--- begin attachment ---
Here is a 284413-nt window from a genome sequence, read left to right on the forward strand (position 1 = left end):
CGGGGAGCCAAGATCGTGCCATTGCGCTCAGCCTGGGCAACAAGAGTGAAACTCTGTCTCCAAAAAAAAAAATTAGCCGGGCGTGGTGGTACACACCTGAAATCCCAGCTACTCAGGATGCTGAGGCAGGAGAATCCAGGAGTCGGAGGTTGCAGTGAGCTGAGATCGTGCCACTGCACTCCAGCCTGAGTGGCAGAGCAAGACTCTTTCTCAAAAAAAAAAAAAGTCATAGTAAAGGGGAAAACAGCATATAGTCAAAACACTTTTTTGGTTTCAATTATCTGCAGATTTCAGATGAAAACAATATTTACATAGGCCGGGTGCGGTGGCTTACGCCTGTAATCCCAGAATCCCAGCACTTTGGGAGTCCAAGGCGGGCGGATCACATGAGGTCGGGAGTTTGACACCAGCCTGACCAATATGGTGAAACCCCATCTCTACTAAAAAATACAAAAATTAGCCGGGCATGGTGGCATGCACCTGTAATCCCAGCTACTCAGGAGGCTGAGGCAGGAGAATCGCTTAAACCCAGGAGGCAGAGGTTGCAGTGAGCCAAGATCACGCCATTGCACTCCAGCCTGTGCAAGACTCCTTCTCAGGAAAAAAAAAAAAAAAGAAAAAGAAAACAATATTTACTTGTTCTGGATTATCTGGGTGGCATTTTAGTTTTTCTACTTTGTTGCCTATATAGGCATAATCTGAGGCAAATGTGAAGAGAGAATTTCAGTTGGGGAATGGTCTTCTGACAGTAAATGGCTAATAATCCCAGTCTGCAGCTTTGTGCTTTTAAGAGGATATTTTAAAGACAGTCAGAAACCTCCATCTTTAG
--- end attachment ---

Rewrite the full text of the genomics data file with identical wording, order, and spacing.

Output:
Here is a 284413-nt window from a genome sequence, read left to right on the forward strand (position 1 = left end):
CGGGGAGCCAAGATCGTGCCATTGCGCTCAGCCTGGGCAACAAGAGTGAAACTCTGTCTCCAAAAAAAAAAATTAGCCGGGCGTGGTGGTACACACCTGAAATCCCAGCTACTCAGGATGCTGAGGCAGGAGAATCCAGGAGTCGGAGGTTGCAGTGAGCTGAGATCGTGCCACTGCACTCCAGCCTGAGTGGCAGAGCAAGACTCTTTCTCAAAAAAAAAAAAAGTCATAGTAAAGGGGAAAACAGCATATAGTCAAAACACTTTTTTGGTTTCAATTATCTGCAGATTTCAGATGAAAACAATATTTACATAGGCCGGGTGCGGTGGCTTACGCCTGTAATCCCAGAATCCCAGCACTTTGGGAGTCCAAGGCGGGCGGATCACATGAGGTCGGGAGTTTGACACCAGCCTGACCAATATGGTGAAACCCCATCTCTACTAAAAAATACAAAAATTAGCCGGGCATGGTGGCATGCACCTGTAATCCCAGCTACTCAGGAGGCTGAGGCAGGAGAATCGCTTAAACCCAGGAGGCAGAGGTTGCAGTGAGCCAAGATCACGCCATTGCACTCCAGCCTGTGCAAGACTCCTTCTCAGGAAAAAAAAAAAAAAAGAAAAAGAAAACAATATTTACTTGTTCTGGATTATCTGGGTGGCATTTTAGTTTTTCTACTTTGTTGCCTATATAGGCATAATCTGAGGCAAATGTGAAGAGAGAATTTCAGTTGGGGAATGGTCTTCTGACAGTAAATGGCTAATAATCCCAGTCTGCAGCTTTGTGCTTTTAAGAGGATATTTTAAAGACAGTCAGAAACCTCCATCTTTAG